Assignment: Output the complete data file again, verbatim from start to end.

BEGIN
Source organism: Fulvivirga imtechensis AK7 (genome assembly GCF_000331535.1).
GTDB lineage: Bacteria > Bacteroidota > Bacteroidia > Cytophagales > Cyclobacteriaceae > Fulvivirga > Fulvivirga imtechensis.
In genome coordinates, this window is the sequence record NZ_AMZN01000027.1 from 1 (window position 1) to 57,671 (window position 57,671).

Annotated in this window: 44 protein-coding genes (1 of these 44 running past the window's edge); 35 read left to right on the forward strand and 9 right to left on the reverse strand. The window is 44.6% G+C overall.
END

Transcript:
Source organism: Fulvivirga imtechensis AK7 (genome assembly GCF_000331535.1).
GTDB lineage: Bacteria > Bacteroidota > Bacteroidia > Cytophagales > Cyclobacteriaceae > Fulvivirga > Fulvivirga imtechensis.
In genome coordinates, this window is the sequence record NZ_AMZN01000027.1 from 1 (window position 1) to 57,671 (window position 57,671).

Annotated in this window: 44 protein-coding genes (1 of these 44 running past the window's edge); 35 read left to right on the forward strand and 9 right to left on the reverse strand. The window is 44.6% G+C overall.